While Jason Cummings has struggled for consistency this season in a Dundee side that looks to already be in a relegation battle, he definitely knows how to find the back of the net.
Socceroos coach Graham Arnold has called on the federal government to help Football Australia get fans back into stadiums ahead of Australia’s next round of World Cup qualifiers.
The Socceroos suffered a nail-biting 2-1 loss to Japan in front of around 15,000 fans at Saitama Stadium on Tuesday night, marking Australia’s first defeat since June 2019.
Arnold was satisfied with his team’s performance but said he hopes government authorities can help Football Australia bring spectators back through the gates when the Socceroos face Saudi Arabia at CommBank Stadium in Parramatta on November 11.
“I think what’s important is – you saw tonight – that we get home fans there and the government helps us get fans there,” Arnold told Channel Ten reporter Scott McIntyre.
“It’s a big plus when you have your own fans behind you. There’s 15,000 here tonight making good noise and I do believe that gave Japan a lot of energy.”
The Socceroos haven’t played in front of a home crowd since more than 18,500 fans turned out at Canberra Stadium to watch a routine 5-0 win over Nepal back in October 2019.
They’ve since embarked on a record-breaking 11-game win streak secured largely behind closed doors in neutral venues in the Middle East.
With COVID lockdowns starting to ease and the Matildas set to face Brazil in two friendlies in Parramatta later this month, there’s growing optimism the Socceroos could once again run out in front of home supporters in just under a month.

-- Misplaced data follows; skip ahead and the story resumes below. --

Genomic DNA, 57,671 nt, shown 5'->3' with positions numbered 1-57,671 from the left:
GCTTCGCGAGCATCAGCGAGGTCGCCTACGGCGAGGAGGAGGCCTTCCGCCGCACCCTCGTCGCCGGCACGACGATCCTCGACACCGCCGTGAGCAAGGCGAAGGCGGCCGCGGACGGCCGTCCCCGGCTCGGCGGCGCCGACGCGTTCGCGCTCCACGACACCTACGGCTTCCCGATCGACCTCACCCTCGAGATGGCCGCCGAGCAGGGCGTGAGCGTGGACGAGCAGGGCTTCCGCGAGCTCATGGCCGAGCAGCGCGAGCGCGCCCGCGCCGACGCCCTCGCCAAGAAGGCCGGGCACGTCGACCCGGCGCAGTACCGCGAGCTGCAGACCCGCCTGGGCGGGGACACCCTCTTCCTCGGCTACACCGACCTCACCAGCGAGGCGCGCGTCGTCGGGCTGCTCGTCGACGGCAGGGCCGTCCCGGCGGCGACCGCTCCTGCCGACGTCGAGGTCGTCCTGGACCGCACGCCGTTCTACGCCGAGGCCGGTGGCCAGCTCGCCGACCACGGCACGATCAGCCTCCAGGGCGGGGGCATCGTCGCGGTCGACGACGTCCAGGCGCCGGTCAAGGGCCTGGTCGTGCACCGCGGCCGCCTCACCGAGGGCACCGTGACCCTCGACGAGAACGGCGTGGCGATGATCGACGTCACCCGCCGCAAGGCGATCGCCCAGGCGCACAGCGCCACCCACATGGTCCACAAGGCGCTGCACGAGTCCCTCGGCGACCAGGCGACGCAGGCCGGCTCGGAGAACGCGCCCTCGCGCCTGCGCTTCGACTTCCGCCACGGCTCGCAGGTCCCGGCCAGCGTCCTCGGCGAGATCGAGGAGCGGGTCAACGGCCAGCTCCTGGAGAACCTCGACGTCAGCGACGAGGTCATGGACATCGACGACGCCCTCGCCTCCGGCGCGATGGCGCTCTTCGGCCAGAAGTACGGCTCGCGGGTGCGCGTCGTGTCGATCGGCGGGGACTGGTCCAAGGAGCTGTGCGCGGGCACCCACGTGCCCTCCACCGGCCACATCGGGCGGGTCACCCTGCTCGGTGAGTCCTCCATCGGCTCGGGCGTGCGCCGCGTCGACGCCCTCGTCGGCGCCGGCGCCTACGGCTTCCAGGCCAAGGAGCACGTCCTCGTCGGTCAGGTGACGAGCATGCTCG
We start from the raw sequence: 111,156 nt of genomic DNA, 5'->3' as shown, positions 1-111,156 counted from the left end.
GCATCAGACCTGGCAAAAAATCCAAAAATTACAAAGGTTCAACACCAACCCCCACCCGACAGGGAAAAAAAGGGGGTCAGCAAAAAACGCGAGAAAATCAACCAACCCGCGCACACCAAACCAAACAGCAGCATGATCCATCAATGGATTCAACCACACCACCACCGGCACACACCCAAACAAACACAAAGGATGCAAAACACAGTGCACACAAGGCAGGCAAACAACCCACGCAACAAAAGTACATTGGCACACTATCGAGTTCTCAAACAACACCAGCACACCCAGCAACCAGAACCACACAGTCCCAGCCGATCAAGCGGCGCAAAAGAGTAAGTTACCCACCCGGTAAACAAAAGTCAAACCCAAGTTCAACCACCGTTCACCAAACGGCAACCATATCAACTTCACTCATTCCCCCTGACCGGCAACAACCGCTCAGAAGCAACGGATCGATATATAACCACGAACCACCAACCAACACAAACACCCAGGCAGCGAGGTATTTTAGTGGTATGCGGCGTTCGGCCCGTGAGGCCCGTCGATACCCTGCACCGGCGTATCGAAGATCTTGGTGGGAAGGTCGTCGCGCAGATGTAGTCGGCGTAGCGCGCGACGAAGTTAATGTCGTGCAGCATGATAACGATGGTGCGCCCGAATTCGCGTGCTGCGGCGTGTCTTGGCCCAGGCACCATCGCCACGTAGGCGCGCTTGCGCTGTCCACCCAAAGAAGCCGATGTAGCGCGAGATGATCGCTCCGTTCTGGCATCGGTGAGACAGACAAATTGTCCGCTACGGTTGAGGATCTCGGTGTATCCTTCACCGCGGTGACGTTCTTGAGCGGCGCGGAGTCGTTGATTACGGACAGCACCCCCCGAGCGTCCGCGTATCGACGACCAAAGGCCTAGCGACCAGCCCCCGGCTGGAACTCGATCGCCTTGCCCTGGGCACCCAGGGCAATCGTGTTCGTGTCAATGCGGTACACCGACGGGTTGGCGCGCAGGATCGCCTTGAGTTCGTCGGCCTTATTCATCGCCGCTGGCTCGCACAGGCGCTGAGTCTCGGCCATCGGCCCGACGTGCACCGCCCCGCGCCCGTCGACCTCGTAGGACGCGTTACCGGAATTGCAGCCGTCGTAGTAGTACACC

And with Football Australia having signed a lucrative deal with Destination NSW to play a selected number of international fixtures within the state, there are hopes next month’s clash with Saudi Arabia will draw some sort of a crowd to the same venue.
The Socceroos have struggled to accommodate Australia’s strict quarantine laws since World Cup qualifying resumed in June.
Goalkeeper Mitch Langerak announced his retirement from international football in May, while new skipper Mat Leckie has withdrawn from the team indefinitely having only just relocated his family from Berlin to Melbourne.
With talks with authorities ongoing, next month’s pivotal fixture against the Saudis might finally be the silver lining on the horizon for Football Australia.
“I’m just saying I’d love the government to help us with that and help the organisation get a good number of fans in at (CommBank) Stadium to support us,” Arnold said.
“I think when there’s crowds, obviously it gives the home team a lot of energy.”
The Socceroos coach was philosophical in defeat after watching his side crash to a late 2-1 loss in Saitama courtesy of an 85th-minute Aziz Behich own goal.
“The positives were we played some great football,” Arnold said after the match.
“We played some really good, intelligent football. At the end of the day, it just wasn’t meant to be.”
It was an unhappy night for 45-cap veteran Behich, who was also at fault for Japan’s opener after failing to clear Takumi Minamino’s deflected cross to goal scorer Ao Tanaka.
But despite his team being on the back foot for most of the match, a positive-thinking Arnold saw no reason to despair.
“It’s one game at a time and we’re on nine points in four games,” he said.
“We’ve played all our games away from home and we move forward from here.”